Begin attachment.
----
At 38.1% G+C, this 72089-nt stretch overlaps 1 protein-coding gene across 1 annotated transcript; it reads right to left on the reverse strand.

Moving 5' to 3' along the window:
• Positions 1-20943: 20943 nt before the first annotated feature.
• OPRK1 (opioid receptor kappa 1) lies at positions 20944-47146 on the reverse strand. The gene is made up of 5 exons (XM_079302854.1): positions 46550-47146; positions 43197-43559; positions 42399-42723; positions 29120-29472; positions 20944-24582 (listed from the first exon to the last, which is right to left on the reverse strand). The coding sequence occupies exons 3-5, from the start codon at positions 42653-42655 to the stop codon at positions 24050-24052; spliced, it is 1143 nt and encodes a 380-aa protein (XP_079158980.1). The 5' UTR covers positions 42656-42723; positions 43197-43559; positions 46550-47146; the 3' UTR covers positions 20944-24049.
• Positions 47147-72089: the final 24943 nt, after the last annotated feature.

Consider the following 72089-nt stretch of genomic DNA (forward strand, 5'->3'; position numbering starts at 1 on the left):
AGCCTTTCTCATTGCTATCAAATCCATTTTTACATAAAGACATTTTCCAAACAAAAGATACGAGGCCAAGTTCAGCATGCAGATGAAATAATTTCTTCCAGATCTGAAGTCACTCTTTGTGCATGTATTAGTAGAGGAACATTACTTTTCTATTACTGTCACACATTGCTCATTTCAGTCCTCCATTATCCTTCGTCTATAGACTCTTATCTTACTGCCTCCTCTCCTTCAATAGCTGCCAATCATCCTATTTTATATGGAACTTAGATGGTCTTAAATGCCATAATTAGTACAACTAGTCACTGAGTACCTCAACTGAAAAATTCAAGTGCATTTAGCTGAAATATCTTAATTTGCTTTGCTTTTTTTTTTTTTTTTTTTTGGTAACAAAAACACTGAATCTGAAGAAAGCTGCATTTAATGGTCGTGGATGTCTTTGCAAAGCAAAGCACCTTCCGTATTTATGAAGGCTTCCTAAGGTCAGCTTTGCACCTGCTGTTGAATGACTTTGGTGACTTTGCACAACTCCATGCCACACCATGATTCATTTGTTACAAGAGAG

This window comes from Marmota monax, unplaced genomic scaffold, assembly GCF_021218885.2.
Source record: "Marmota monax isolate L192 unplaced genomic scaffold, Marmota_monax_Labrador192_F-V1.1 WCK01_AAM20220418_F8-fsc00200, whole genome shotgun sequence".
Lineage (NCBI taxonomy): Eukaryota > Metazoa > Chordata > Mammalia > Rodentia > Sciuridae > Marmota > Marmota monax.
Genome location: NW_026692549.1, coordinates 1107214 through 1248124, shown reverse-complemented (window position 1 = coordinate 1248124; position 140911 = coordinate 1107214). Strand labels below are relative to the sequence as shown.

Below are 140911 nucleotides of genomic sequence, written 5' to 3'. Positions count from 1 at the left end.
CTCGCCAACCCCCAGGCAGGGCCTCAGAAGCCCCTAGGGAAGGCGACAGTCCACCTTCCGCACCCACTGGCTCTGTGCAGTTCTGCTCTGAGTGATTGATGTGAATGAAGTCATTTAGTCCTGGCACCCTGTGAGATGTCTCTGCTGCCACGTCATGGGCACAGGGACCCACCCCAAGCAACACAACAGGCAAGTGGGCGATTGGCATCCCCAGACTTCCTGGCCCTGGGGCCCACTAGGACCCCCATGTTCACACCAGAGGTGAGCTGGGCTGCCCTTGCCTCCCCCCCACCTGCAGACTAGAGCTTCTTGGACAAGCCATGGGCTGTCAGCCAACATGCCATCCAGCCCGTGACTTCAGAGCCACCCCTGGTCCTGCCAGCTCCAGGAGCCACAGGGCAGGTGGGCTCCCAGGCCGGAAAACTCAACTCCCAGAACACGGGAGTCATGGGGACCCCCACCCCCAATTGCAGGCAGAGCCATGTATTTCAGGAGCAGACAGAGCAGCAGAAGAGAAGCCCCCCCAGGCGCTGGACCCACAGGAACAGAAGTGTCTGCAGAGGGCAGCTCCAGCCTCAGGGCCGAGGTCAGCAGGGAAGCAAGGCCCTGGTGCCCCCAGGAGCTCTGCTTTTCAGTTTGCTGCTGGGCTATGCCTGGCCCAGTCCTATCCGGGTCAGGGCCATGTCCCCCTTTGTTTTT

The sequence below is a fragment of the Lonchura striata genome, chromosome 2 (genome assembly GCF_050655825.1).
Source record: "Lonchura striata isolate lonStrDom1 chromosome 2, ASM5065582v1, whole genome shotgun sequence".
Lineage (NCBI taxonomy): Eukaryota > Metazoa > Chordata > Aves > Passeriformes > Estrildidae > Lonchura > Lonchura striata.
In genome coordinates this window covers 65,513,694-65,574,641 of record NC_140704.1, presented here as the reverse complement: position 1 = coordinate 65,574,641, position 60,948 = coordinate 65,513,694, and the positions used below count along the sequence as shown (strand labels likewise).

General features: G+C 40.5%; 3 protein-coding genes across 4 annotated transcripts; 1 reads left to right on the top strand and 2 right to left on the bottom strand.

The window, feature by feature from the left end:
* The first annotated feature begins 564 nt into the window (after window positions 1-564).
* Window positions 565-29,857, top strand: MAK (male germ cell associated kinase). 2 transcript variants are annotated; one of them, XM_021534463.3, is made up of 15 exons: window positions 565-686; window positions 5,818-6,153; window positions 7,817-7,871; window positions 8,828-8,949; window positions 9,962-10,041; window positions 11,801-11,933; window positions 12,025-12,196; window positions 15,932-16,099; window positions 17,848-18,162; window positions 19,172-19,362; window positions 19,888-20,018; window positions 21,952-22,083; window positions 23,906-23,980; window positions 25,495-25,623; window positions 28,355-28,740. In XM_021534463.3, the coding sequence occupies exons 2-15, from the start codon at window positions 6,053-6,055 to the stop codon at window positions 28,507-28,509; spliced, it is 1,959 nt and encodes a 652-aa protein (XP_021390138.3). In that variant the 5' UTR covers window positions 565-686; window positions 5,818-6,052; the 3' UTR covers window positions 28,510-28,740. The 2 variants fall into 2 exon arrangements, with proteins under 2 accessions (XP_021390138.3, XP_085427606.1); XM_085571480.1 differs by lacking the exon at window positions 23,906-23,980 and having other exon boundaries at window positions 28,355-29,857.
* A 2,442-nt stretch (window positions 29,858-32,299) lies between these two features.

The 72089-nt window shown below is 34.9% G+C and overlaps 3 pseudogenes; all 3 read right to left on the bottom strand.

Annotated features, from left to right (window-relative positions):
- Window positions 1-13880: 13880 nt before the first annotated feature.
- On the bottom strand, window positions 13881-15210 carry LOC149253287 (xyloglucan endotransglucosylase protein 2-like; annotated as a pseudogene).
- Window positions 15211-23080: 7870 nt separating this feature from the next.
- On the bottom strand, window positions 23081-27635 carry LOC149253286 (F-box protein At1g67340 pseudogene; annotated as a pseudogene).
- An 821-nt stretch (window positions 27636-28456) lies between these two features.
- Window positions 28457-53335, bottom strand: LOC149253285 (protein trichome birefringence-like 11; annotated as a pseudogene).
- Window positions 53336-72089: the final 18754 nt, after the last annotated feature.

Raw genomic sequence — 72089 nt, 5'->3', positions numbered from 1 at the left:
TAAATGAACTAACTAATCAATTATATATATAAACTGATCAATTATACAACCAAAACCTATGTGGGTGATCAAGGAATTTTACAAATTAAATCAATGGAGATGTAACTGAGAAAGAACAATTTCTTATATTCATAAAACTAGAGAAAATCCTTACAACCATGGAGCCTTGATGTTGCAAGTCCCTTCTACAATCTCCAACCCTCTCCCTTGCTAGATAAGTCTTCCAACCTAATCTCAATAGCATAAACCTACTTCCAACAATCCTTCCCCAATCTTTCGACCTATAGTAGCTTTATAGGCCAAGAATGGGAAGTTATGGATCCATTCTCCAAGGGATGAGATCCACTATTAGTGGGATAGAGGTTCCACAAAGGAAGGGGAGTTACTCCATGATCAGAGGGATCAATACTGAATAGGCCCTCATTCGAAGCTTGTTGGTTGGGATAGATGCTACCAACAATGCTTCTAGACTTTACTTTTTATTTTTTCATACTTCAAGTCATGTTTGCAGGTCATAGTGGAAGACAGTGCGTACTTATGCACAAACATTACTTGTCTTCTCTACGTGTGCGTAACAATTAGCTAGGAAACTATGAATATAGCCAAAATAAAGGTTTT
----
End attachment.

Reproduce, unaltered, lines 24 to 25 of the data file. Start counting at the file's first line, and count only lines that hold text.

Annotated features, from left to right (window-relative positions):
- Window positions 1-13880: 13880 nt before the first annotated feature.